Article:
> And Prime Minister Viktor Orban's Hungary aid agencies are under fire. Amnesty International says it is the subject of intimidation.>> In January the vice president of the ruling party in Hungary claimed that they need to swipe out these NGOs, because they are foreign agents. We see that this rhetoric resembles a lot to the one in Russia, or in Turkey, or in other countries where the civil society organizations are actually endangered by government activity.
>> For those here at his office in Budapest, and others, the situation stands to get worse. The Hungarian government is expected to submit a law this month forcing non government to organizations to declare their funding. It stands to stigmatized those receiving foreign money.>> The focal point to the friction, between the government and NGOs bring us here on Maurice report Jason Greece of the Hungarian border.
Where aid agencies' work with refugees and migrants has raised tensions.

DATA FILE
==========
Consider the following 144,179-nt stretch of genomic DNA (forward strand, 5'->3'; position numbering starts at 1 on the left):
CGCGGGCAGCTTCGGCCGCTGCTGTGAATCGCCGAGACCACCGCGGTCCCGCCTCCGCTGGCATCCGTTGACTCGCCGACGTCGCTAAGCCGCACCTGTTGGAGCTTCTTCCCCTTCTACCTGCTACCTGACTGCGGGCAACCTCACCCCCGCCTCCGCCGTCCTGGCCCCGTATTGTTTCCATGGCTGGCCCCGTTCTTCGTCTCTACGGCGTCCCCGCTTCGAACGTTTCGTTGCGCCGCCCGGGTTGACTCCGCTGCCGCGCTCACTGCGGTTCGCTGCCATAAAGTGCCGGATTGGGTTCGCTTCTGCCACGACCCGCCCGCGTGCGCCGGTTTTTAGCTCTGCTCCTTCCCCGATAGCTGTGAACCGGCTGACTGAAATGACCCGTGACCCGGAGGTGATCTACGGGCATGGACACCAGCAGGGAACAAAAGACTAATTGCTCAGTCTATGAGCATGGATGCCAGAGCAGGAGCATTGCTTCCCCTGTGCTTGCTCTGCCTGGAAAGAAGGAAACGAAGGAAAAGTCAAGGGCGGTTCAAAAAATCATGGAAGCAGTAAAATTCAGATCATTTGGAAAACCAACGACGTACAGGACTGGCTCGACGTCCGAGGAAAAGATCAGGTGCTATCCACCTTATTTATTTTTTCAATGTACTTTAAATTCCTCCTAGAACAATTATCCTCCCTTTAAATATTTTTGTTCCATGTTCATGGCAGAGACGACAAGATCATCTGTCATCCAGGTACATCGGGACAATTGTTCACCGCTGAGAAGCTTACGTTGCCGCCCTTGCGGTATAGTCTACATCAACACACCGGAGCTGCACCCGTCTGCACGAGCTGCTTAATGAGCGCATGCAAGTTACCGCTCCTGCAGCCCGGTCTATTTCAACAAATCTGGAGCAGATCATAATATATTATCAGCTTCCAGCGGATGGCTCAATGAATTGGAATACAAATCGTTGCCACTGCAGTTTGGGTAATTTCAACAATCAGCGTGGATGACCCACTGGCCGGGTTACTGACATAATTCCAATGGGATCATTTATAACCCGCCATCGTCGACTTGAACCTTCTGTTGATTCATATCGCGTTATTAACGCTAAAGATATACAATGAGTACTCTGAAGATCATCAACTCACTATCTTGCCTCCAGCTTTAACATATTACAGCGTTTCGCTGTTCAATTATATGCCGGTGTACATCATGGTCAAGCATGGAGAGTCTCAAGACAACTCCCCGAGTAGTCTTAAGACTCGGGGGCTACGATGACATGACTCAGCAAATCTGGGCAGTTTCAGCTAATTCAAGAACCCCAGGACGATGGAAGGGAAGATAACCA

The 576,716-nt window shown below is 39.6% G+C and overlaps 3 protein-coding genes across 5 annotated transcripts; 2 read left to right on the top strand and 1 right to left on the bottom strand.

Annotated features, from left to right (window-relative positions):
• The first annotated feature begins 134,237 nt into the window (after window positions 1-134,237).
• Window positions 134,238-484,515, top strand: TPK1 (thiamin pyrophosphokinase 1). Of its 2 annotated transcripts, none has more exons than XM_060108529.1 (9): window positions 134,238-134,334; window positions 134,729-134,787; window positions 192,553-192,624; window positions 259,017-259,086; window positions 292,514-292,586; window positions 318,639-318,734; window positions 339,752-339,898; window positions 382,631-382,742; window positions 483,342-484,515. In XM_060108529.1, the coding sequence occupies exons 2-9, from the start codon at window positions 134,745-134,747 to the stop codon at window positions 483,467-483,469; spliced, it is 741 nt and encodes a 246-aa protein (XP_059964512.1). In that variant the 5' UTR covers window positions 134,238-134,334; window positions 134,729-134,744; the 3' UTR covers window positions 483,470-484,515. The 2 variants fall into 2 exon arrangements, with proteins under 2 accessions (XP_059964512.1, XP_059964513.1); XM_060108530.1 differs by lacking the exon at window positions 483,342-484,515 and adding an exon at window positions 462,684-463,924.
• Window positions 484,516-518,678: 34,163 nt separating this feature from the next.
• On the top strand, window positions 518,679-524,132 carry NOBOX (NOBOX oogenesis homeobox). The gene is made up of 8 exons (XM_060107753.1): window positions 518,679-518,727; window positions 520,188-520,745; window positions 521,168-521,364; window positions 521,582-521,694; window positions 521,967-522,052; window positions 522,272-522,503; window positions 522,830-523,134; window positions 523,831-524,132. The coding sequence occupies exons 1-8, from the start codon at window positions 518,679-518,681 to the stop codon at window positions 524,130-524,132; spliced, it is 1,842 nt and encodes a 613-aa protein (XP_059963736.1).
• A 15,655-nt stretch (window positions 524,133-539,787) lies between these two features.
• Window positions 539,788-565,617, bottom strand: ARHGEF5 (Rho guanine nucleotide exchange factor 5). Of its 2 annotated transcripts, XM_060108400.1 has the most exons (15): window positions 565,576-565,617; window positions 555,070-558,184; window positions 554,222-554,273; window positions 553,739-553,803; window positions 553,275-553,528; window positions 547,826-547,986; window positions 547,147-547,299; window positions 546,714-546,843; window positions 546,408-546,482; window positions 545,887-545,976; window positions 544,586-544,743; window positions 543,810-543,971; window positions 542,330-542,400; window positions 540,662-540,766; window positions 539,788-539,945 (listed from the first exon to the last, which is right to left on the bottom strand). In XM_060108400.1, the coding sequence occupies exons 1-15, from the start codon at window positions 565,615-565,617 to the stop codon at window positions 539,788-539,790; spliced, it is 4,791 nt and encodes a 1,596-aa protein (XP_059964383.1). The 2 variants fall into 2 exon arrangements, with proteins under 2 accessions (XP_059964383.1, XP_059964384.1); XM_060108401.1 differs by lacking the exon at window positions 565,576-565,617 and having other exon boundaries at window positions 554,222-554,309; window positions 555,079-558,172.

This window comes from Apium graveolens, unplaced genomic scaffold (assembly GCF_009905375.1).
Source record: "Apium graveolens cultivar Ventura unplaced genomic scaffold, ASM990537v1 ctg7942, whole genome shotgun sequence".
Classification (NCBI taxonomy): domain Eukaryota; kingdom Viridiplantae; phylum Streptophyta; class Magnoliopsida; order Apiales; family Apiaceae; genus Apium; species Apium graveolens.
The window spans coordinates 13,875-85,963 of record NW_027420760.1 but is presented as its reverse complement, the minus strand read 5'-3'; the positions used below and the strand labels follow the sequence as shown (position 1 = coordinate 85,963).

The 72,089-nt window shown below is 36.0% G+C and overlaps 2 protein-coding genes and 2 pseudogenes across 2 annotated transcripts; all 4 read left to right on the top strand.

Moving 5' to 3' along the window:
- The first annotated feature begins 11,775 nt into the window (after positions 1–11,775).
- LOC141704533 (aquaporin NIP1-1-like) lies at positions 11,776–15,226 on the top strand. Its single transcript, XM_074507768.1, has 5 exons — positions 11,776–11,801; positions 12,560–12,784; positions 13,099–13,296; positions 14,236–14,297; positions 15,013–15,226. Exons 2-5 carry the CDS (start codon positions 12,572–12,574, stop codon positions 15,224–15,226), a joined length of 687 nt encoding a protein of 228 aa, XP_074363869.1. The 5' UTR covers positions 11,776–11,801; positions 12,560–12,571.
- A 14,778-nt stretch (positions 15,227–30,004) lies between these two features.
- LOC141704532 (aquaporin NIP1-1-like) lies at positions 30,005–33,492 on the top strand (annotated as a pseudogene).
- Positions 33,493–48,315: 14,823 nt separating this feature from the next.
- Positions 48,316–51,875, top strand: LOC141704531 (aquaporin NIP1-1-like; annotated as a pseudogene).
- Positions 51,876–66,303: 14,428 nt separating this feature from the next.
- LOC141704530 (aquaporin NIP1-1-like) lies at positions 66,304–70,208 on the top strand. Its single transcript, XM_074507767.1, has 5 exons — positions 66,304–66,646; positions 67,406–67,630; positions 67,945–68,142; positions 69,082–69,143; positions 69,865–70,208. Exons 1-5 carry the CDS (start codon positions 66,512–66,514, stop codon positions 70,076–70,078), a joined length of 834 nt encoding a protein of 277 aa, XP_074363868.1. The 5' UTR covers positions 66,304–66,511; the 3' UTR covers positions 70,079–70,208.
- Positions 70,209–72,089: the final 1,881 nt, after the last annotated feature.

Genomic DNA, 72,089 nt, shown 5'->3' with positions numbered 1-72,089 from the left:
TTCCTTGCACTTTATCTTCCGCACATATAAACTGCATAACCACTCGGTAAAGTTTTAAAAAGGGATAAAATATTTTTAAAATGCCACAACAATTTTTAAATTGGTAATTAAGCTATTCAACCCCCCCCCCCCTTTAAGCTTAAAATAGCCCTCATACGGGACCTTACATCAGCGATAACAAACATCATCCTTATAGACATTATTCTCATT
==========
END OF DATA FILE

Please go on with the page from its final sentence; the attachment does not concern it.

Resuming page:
>> Orban has taken a hardline on migrants. At a speech last week he criticized so-called rose-colored human rights dream talk. This expected law change is framed as promoting transparency and democratic legitimacy. Which one individual in particular is seen as a target. Prime Minister Viktor Orban is arguably US President Donald Trump's biggest cheerleader in the EU.
Since Trumps win Orban's government has intensified an attack on a mutual foe. George Soros, the Hungarian born US financier, has spent billions in the region funding human rights and liberal values. Soros and the NGOs he backs are being blamed for perceived ills. This leading to parallels with the recent crackdown in Russia.
A Hungarian government spokesperson told Reuters, they weren't copying the Kremlin. But added, some NGOs were using civil society for political activities. Onlookers worry that Hungary, an EU country, is increasingly borrowing from Vladimir Putin's playbook.